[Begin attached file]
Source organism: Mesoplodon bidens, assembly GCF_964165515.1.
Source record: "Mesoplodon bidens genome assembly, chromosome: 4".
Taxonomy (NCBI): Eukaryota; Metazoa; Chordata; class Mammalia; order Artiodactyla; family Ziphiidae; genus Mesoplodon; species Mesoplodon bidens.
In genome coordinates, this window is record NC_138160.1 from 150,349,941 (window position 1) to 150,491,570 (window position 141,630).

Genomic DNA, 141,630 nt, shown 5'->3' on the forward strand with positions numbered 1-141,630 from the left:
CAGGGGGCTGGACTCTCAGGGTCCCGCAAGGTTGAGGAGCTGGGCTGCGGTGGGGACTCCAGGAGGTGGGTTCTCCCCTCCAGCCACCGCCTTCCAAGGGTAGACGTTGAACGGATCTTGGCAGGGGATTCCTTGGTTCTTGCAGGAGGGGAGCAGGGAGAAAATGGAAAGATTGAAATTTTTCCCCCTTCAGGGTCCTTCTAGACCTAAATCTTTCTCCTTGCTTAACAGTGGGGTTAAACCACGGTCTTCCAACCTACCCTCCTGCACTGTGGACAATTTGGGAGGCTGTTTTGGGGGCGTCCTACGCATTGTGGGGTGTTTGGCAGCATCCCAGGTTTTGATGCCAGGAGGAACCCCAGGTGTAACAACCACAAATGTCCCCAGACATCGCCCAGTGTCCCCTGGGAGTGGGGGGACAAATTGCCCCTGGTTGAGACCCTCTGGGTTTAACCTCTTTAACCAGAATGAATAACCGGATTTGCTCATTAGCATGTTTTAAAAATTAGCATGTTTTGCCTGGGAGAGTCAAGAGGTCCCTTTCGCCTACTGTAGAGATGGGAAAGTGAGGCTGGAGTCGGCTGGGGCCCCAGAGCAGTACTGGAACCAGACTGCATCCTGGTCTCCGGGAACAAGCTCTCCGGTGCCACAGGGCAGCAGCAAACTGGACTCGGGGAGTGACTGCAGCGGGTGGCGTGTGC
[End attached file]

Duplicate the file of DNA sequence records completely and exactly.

Source organism: Mesoplodon bidens, assembly GCF_964165515.1.
Source record: "Mesoplodon bidens genome assembly, chromosome: 4".
Taxonomy (NCBI): Eukaryota; Metazoa; Chordata; class Mammalia; order Artiodactyla; family Ziphiidae; genus Mesoplodon; species Mesoplodon bidens.
In genome coordinates, this window is record NC_138160.1 from 150,349,941 (window position 1) to 150,491,570 (window position 141,630).

Genomic DNA, 141,630 nt, shown 5'->3' on the forward strand with positions numbered 1-141,630 from the left:
CAGGGGGCTGGACTCTCAGGGTCCCGCAAGGTTGAGGAGCTGGGCTGCGGTGGGGACTCCAGGAGGTGGGTTCTCCCCTCCAGCCACCGCCTTCCAAGGGTAGACGTTGAACGGATCTTGGCAGGGGATTCCTTGGTTCTTGCAGGAGGGGAGCAGGGAGAAAATGGAAAGATTGAAATTTTTCCCCCTTCAGGGTCCTTCTAGACCTAAATCTTTCTCCTTGCTTAACAGTGGGGTTAAACCACGGTCTTCCAACCTACCCTCCTGCACTGTGGACAATTTGGGAGGCTGTTTTGGGGGCGTCCTACGCATTGTGGGGTGTTTGGCAGCATCCCAGGTTTTGATGCCAGGAGGAACCCCAGGTGTAACAACCACAAATGTCCCCAGACATCGCCCAGTGTCCCCTGGGAGTGGGGGGACAAATTGCCCCTGGTTGAGACCCTCTGGGTTTAACCTCTTTAACCAGAATGAATAACCGGATTTGCTCATTAGCATGTTTTAAAAATTAGCATGTTTTGCCTGGGAGAGTCAAGAGGTCCCTTTCGCCTACTGTAGAGATGGGAAAGTGAGGCTGGAGTCGGCTGGGGCCCCAGAGCAGTACTGGAACCAGACTGCATCCTGGTCTCCGGGAACAAGCTCTCCGGTGCCACAGGGCAGCAGCAAACTGGACTCGGGGAGTGACTGCAGCGGGTGGCGTGTGC